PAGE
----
When painting your card pages, unless, you are not going to put a picture there, only do the edges that will show around the edges of your picture. It saves time and paint. I find it best to paint each side of the card page twice quite thickly with the paint. Just wait for it to dry first before putting the second layer on.

STEP 7 Fixing your pictures into your books This is where most people encounter a problem. Especially with laminated pictures. The glue either doesn't work at all or it eventually peals loose quite quickly and if by some miracle you find one that does glue, what happens when the Child breaks the book or get gets damaged some how? The pictures will not be re-usable in many cases. Remember the list of items you were told, you needed to included Prestik? Yes, that stuff you use to keep pictures on you walls with.

No, I am not kidding this works like a charm. But there is a secret on how to do it. The beauty of this is that the pictures can be re-used if the book is damaged. You just need to teach those using them not to pull on the pictures. But if they do, you can easily put them back into the book later, if necessary. Take a small piece of prestik and roll it on a flat surface or your hand, till it is as long and as thin as you can make it, then place on the edges at the back of the pictures before the clear laminated edge. Page 27

Do this all the way round. If the picture is quite large, a few strips of prestik staggered in the center will help secure it better. Then press down on a hard surface, pushing first one direction, then the other, as you slide your thumb on the surface, adding pressure as you do this. Works better this way than just pressing strait down.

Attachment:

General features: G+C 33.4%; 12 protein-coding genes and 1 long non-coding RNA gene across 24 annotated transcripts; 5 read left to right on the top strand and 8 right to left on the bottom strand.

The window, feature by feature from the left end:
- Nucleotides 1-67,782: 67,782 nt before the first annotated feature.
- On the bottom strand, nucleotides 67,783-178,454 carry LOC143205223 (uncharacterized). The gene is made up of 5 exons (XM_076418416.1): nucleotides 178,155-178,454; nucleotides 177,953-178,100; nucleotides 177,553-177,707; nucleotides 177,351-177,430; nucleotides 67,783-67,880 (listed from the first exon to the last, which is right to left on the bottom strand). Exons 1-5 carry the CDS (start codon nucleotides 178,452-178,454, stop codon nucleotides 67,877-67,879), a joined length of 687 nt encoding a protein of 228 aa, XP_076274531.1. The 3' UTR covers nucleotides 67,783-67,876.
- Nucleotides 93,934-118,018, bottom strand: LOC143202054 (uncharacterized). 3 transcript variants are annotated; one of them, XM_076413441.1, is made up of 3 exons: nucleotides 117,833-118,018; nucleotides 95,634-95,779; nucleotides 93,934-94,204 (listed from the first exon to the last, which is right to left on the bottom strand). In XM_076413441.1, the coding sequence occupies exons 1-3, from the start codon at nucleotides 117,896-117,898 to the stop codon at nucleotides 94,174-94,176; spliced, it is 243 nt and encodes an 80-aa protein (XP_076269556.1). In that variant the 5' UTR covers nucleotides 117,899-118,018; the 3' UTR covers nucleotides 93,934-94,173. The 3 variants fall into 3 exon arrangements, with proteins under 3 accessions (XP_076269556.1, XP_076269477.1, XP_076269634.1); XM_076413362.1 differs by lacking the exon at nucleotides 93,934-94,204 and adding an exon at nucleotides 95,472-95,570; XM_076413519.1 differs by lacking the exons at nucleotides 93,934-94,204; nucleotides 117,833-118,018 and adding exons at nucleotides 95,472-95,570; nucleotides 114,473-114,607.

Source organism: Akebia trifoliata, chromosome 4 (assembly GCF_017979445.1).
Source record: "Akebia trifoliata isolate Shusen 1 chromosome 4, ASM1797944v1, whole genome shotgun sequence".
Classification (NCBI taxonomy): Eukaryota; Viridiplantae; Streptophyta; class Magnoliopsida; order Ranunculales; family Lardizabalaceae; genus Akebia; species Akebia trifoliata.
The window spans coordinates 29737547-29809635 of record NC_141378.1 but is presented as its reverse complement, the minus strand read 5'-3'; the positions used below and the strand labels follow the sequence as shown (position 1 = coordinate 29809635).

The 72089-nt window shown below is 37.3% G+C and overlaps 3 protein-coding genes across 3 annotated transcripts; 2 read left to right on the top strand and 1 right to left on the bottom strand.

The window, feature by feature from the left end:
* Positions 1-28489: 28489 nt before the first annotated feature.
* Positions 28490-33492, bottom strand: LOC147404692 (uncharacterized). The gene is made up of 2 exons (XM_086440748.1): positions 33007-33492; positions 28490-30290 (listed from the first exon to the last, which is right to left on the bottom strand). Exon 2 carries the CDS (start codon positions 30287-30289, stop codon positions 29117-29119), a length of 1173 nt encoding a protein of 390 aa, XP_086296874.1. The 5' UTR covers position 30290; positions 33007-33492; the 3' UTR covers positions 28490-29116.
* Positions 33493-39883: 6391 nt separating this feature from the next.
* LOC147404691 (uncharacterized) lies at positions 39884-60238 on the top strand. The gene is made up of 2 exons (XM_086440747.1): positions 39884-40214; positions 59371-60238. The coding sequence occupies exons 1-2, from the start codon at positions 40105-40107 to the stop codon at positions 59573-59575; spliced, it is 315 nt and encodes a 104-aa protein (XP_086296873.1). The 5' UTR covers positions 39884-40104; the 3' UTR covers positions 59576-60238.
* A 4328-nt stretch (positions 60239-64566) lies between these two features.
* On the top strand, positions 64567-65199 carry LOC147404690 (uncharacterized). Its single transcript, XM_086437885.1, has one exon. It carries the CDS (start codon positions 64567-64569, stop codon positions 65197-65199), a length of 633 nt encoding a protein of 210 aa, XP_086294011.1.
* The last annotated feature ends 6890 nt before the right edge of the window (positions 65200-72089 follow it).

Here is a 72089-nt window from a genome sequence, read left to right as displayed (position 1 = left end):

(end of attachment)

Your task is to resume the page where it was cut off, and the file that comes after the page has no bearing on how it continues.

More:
STEP 8

Let the children enjoy the books

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QUSESTIONAIRE
PHONE NUMBER: NAME: NAME OF CHILD: AGE: ABILITIES: 1. Please state their condition and what it entails:

(if the spaces left to fill in,

are too small, write on another piece of paper and attach it on to the rest of the questionaire.) DEAR PARENTS, PLEASE NOTE, THAT THESE QUESTIONS ASKED ARE SO THAT I AS THEIR TEACHER MAY GETTER BETTER UNDERSTANDING AND BE MORE PREPARED TO GIVE YOUR CHILD THE BEST, THAT I CAN WHEN IT COMES TO THEIR LESSONS AND YOUR CHILD'S ABLITY TO ENJOY THEM.

2. What is their approximate age of understanding? (mental age) 3. Do they require assistance in going to the toilet? 4. Are they able to play with other children? (to what extent) 5. Do they know how to share? 6. Do they know how to use a scissors? If not, due to safety reasons, what are they likely they do?